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Food Safety in Your School Garden Monica Kilcullen Pastor, M. Ed, University of Arizona College of Agriculture and Life Sciences, Cooperative Extension.

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Presentation on theme: "Food Safety in Your School Garden Monica Kilcullen Pastor, M. Ed, University of Arizona College of Agriculture and Life Sciences, Cooperative Extension."— Presentation transcript:

1 Food Safety in Your School Garden Monica Kilcullen Pastor, M. Ed, University of Arizona College of Agriculture and Life Sciences, Cooperative Extension

2 GOAL: Get healthy kids in front of educators, ready to learn!

3 School Garden Food Safety The Arizona Department of Agriculture, Agricultural Consultation and Training has funded all or a portion of this project using Specialty Crop Block Grant funds provided by the USDA, Agricultural Marketing Service. The views or findings presented are the Grantees and do not necessarily represent those of the State or the Arizona Department of Agriculture.

4 English Language Arts Standards Reading Informational Text Writing Speaking and Listening Media and Technology Grades 6-12 Literacy History/Social Studies Science and Technical Subjects

5 Mathematics Standards by Domain Counting and Cardinality Operations and Algebraic Thinking Number and Operations Measurement and Data Geometry Ratios and Proportional Relationships The Number System (Grade 6, 7 & 8) Expressions and Equations (Grade 6, 7 & 8) Functions (Grade 8) Statistics and Probability (Grade 6, 7 & 8)

6 NGSS – Science & Engineering Practices Ask questions and define problems Develop and use models Plan and carry out investigations Analyze and interpret data Use mathematics and computational thinking Construct explanations and design solutions Engage in argument from evidence Obtain, evaluate and communicate information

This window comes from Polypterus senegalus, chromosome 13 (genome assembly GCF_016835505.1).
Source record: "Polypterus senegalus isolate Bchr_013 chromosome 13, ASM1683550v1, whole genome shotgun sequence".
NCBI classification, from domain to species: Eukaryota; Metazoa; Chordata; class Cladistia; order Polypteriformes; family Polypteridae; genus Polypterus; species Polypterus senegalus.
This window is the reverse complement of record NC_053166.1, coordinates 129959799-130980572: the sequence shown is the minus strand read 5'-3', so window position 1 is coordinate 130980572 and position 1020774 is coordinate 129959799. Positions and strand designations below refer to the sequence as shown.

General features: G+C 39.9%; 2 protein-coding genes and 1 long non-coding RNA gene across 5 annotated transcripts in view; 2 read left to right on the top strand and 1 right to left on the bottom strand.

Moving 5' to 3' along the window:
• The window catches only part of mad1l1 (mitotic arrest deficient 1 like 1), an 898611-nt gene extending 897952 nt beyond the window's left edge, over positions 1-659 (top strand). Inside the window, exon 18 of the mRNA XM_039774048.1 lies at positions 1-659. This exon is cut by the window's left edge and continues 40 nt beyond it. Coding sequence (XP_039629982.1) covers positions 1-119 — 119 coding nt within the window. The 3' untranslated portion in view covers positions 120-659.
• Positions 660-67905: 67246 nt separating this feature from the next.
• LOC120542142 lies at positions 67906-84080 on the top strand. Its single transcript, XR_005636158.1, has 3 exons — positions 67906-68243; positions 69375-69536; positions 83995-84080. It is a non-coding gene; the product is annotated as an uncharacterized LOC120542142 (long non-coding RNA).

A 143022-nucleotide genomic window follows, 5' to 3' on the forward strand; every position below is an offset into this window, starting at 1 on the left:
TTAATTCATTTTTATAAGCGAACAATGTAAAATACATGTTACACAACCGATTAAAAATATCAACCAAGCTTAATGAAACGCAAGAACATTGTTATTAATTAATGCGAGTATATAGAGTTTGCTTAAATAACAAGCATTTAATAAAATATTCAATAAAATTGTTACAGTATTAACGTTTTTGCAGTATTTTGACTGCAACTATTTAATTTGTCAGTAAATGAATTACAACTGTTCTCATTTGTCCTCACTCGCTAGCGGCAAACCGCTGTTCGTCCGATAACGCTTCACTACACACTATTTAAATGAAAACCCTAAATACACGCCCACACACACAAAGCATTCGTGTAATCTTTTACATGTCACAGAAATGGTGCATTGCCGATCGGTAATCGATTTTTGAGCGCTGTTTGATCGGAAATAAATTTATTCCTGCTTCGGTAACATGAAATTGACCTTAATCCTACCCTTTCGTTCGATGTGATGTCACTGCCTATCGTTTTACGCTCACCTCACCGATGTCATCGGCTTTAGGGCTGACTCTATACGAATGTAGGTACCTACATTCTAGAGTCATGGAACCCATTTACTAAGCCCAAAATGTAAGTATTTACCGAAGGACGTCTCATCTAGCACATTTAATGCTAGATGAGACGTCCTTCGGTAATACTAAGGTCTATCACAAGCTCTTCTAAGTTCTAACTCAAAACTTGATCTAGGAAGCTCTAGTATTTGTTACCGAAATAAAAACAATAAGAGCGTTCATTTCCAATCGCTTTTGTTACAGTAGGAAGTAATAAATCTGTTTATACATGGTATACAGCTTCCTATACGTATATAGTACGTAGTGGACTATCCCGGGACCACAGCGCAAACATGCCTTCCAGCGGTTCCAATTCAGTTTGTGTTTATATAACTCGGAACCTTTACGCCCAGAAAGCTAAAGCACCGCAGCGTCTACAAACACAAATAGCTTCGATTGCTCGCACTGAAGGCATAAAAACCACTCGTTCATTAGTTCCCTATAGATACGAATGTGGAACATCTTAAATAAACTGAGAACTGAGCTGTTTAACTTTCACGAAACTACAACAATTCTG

7 Guidelines Designed to reduce the risk of microorganisms contaminating fresh produce grown in school gardens, Provide information about high risk areas for contamination, Do not guarantee the product is free from microbial contamination, but … Verify that the school has taken proactive measures to reduce the risk of contamination by adhering to generally recognized best practices for safe food production and harvest.

8 Risk Control Plan Implement a documented food safety program Identify a specific person(s) to implement and oversee the food safety program – Garden Manager Document and keep current records Document corrective actions taken

9 Worker Health and Hygiene Conduct a training program for all workers (students, staff and volunteers ) Ensure potable water is available to all workers Confirm that workers are washing hands before beginning, and returning, to work Ensure that all restroom facilities are cleaned on a regular schedule Require that eating is confined to a designated area separate from where produce is handled If a worker is sick they must not work in the garden Train all workers on the use of machinery including the location of controls to safely start and stop the equipment Workers should be encouraged to wear hats and apply sunscreen while gardening

10 Land Use Document the history of the land use of the garden Test soil prior to implementing the garden Avoid damaging underground utilities Position the garden away from potential contamination sources such as garbage containers, school animals, utilities, septic systems, and water runoff from playgrounds, roofs, walkways and/or parking areas Use non-toxic, non-leaching materials for raised bed gardens Work with the maintenance staff to ensure they use safe practices on the school grounds near the garden